“Warm and good – the last time you felt either of those was nearly twenty years ago. Blessing, you idiot, what have you done to yourself?” he asked.

***

Julian looked up as his office door swung open. Two powerfully built men stood facing him. They wore expensive business suits that did nothing to hide the fact that these men were in the violence business.

They entered his office, securing the door behind them.

At the moment of the first Burton Chemical stock trade Julian knew his life was in danger. He knew revenge would be demanded. Julian now wondered if he subconsciously didn’t desire this outcome.

He had protected his assistant; he had made sure of that. Julian knew he would be alone and that this moment would arrive. He had a mechanism in place that would avenge but not protect him. “Sorry, Bridget, time’s up,” he murmured to himself.

The larger of the two men faced Julian and said with painful slowness, “We have been told by Heward you lose us money. You have made mistake. We will kill you.” The voice was deep and matter of fact and the accent issued from the former Soviet Union. “You must suffer first, but we make quick.”

Julian didn’t know much about suffering and dying, but he knew these men understood all parts of those subjects and not in an academic way. Their eyes were cold, eyes that had seen too much, far too much. Eyes that had witnessed the administration of agony and death. Dead eyes that regarded Julian with little interest. He was an item on a to-do list and nothing more.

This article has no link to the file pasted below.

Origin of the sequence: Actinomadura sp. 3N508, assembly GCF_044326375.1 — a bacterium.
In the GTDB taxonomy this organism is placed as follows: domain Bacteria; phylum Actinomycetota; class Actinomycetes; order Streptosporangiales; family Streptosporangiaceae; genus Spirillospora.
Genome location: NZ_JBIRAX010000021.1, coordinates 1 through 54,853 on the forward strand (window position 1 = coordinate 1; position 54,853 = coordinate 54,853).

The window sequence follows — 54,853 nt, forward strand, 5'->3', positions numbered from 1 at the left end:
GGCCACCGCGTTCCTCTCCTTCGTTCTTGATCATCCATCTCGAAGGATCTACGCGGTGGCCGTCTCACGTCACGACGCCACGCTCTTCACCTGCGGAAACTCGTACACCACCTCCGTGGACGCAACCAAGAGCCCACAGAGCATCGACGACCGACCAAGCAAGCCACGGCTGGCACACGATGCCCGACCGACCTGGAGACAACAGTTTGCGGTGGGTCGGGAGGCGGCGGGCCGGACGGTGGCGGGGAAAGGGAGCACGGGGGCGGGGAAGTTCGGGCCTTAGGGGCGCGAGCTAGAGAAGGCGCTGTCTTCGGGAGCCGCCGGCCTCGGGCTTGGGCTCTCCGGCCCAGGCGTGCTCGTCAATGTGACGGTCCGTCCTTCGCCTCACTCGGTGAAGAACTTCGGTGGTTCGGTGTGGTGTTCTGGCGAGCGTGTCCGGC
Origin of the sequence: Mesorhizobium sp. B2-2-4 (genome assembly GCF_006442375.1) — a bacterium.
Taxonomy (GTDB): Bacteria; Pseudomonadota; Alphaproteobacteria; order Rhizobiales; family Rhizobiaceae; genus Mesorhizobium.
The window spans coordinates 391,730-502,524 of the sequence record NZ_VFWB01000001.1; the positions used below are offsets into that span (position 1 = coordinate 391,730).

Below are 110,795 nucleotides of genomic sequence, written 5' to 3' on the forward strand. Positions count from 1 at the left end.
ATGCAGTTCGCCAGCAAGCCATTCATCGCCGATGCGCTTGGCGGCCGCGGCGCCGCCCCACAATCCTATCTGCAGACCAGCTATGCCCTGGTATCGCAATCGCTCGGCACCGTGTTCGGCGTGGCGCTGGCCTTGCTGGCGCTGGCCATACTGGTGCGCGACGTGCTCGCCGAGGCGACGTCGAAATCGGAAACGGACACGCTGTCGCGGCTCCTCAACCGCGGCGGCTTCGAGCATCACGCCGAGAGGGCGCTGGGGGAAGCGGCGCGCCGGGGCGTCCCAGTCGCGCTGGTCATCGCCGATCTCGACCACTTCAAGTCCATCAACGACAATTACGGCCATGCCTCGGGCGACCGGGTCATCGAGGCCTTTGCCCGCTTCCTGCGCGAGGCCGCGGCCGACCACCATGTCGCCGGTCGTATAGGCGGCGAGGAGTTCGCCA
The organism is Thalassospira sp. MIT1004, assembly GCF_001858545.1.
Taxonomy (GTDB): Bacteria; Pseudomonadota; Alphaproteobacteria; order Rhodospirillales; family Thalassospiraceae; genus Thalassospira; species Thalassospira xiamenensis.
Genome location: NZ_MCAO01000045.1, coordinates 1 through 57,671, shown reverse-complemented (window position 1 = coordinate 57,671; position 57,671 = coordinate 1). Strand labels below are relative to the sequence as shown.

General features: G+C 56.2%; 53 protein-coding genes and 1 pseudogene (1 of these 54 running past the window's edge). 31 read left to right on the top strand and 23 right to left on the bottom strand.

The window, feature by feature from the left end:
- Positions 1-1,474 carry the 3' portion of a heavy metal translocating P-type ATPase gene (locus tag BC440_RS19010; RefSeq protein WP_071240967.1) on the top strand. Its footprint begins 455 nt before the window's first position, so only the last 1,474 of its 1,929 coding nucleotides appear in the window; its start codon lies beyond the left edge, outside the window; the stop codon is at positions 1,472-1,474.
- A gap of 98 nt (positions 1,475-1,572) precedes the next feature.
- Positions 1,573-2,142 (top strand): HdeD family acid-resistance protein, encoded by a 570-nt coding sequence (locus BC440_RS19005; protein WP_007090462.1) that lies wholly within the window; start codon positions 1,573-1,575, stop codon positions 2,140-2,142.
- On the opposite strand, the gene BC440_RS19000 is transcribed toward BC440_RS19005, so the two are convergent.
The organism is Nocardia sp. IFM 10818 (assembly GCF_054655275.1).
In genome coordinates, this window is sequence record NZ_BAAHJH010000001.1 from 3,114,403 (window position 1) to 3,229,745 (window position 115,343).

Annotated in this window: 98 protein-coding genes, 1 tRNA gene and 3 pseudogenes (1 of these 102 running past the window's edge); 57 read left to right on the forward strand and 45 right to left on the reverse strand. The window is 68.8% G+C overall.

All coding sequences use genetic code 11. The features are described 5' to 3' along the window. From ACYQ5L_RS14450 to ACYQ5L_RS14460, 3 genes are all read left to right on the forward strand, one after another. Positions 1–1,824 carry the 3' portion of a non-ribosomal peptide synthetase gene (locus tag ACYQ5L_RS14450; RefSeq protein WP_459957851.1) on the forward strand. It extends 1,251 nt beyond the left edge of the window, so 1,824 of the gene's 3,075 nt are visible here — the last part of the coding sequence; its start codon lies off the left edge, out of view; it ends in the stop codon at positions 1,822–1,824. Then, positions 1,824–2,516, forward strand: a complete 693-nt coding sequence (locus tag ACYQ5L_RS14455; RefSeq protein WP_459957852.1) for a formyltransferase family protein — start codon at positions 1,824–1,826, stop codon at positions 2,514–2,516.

“I suppose bribery and begging are off the table, eh? Tell my former boss I tried. It’ll make him feel better when he’s in prison playing drop-the-soap,” Julian said. Both men looked at him and derision tinged their lips.

Julian looked past his executioners and was horrified to see another player in the game. The Russians followed his gaze.

The men considered the slight woman at Julian’s office door. He could nearly hear the cogs move in their heads as they recalculated the commission on two dead bodies instead of one.

The door had been locked. This the Russians knew. It was impossible, but they had not heard the door being opened. This they could not grasp. A mistake had been made. In the world of these two men, mistakes like this weren’t career ending they were death-dealing. And this they understood all too well.

“Julian darling, we have an appointment.” Bridget Bragonier stood with her back to the door. She was dressed conservatively with a simplicity that belied the richness of the fabrics she wore. She angled to see beyond the dangerous men in Julian’s office as though they were potted palms.